Prince Harry can take Daily Mail phone hacking claims to trial, High Court rules | #hacking | #cybersecurity | #infosec | #comptia | #pentest | #hacker

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Prince Harry and six other high-profile claimants can take their lawsuit against the publisher of the Daily Mail over alleged phone tapping and other illegal activities to trial, the High Court in London has ruled.

Mr Justice Matthew Nicklin on Friday rejected an application by Associated Newspapers to throw out the claims, which were also brought by musician Sir Elton John, actor Elizabeth Hurley and Baroness Doreen Lawrence.

The newspaper publisher had argued that the alleged wrongdoing took place more than six years before the claim was brought, meaning the claimants had in effect run out of time under the laws of limitation. 

But Nicklin found that Associated Newspapers had failed to deliver a “knockout blow” to any of the claims and judged that the lawsuit could continue to trial.

The seven claimants — who also include John’s husband David Furnish, former MP Sir Simon Hughes and actor Sadie Frost — allege that the publisher obtained private and confidential information about them by intercepting of voicemail messages, listening into live telephone calls, obtaining information by deception and use of private investigators. 

They allege that Associated Newspapers, which also publishes the Mail on Sunday, used this information in articles in its newspapers and online.

The lawsuit marks the first time that the owner of the Daily Mail, Britain’s top-selling print title, has been drawn into a costly legal battle over phone hacking and unlawful reporting.

Hugh Grant, the actor and board director of Hacked Off, a campaign group, said Friday’s ruling was “a significant blow to the Daily Mail and great news for anyone who wants the truth about allegations of illegal press practices to come out”.

Philippa Dempster, privacy lawyer and London managing partner at law firm Freeths, called it “a victory for common sense and one that will send a shockwave across the press industry”.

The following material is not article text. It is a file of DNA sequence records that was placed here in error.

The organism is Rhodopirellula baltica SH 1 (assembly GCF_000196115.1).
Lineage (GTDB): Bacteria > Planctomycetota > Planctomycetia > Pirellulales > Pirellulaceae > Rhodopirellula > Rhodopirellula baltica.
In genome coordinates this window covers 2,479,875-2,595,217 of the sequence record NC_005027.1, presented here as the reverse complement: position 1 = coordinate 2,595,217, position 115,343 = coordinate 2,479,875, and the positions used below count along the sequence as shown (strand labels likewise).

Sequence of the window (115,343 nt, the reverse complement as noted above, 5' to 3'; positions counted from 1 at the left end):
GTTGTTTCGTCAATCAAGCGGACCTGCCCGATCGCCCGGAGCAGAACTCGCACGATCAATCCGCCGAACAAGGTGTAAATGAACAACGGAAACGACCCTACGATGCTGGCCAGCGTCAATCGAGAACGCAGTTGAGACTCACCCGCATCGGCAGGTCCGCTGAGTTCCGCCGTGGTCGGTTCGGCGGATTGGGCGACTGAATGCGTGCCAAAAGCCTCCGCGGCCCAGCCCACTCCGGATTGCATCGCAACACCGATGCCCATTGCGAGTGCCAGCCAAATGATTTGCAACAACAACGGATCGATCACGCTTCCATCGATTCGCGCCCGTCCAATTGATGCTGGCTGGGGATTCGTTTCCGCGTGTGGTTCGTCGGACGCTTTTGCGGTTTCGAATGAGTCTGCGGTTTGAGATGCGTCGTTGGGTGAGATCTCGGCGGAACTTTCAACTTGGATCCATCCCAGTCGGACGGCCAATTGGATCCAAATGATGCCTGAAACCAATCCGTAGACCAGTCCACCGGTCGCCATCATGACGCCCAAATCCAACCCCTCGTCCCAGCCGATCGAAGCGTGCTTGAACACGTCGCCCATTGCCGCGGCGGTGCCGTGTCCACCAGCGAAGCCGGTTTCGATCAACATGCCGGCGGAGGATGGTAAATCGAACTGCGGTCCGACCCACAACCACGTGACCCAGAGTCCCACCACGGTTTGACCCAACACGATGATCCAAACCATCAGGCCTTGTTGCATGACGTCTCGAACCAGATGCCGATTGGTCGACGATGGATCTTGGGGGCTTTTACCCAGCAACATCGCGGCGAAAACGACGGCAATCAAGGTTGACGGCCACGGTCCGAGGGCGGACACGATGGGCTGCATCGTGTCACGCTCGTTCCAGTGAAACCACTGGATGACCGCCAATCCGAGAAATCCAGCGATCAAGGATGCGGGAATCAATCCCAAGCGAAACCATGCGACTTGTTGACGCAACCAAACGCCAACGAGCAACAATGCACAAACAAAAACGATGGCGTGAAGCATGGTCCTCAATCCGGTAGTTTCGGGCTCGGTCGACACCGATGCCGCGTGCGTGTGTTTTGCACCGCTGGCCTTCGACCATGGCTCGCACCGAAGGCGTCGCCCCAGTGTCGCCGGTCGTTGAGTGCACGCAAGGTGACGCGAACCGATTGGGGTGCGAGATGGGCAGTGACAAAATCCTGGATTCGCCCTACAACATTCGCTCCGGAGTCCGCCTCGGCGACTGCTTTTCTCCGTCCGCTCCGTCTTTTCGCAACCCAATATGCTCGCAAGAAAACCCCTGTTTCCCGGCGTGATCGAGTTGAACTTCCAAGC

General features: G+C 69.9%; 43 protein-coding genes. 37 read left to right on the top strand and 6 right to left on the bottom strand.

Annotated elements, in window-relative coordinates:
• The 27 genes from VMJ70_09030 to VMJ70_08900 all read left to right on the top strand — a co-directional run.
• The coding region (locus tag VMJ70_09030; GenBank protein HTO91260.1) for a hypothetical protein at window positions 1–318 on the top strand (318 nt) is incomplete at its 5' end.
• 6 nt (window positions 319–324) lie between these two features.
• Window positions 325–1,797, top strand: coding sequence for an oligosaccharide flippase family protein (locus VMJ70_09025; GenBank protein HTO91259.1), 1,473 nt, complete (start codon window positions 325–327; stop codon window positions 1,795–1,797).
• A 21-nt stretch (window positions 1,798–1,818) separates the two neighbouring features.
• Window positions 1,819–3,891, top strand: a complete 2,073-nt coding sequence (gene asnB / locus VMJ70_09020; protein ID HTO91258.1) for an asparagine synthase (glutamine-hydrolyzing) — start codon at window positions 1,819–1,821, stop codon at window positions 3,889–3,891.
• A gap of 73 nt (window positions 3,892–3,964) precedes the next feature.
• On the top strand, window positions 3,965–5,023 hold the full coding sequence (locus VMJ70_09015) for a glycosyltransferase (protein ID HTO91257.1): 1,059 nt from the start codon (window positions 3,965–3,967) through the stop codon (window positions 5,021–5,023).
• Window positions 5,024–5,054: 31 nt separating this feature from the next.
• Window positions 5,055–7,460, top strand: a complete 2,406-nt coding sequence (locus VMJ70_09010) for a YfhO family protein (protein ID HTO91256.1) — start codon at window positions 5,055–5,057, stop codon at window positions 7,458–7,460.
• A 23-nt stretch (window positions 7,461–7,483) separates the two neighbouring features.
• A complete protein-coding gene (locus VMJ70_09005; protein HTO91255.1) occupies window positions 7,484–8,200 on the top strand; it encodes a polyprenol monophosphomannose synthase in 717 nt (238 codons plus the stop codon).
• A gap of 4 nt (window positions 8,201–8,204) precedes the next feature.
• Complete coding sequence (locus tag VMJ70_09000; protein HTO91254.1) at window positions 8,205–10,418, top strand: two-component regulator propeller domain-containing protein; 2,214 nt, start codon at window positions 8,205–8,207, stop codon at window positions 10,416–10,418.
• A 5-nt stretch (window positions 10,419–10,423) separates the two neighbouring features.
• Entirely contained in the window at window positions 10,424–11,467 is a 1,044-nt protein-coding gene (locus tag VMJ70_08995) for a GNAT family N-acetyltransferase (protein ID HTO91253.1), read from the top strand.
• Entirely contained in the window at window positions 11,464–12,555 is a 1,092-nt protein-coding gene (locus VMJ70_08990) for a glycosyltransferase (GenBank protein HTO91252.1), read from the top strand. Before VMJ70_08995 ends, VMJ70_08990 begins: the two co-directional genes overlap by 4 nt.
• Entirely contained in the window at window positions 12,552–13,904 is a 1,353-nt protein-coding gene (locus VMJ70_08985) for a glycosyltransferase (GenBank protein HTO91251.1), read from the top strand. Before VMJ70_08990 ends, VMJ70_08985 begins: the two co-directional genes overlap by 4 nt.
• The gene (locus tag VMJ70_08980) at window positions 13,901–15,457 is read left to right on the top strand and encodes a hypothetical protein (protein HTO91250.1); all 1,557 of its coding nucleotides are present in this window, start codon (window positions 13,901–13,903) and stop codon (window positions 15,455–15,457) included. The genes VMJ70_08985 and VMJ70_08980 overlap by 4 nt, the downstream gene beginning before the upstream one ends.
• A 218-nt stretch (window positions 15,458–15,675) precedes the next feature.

“No longer can the press easily rely on the passage of time to be their get-out-of-jail-free card,” she added.

Associated Newspapers has yet to file a defence to the claims but instead challenged them on two grounds. The first centred on the time between the wrongdoing alleged by the claimants and their claim.

The second challenge was to the parts of the claim that had relied on documents from the Leveson inquiry, a judicial inquiry into the practices of the British press following the phone hacking scandal. The publisher argued these documents were subject to continuing restrictions, and the High Court upheld its objections against their use.

Following the ruling, Associated Newspapers said it welcomed Nicklin’s “decision that the information we and other newspapers supplied to the Leveson inquiry under strict grounds of confidentiality remains subject to the Restriction Order imposed by Lord Justice Leveson”.

“The lurid claims made by Prince Harry and others . . . are simply preposterous and we look forward to establishing this in court in due course,” it added.

The Duke of Sussex has made separate claims in the High Court against Mirror Group Newspapers and Rupert Murdoch’s News Group Newspapers, the parent company of The Sun and defunct News of the World titles.

Mirror Group, whose parent company is now known as Reach, has already paid out £1.2mn in damages to eight celebrities after a 2015 trial found a “widespread culture of phone hacking”. The company has since paid out on hundreds of claims for civil cases.

NGN has admitted that phone hacking took place at the News of the World — but not at the Sun — and has paid out hundreds of millions of pounds to victims of voicemail interception.


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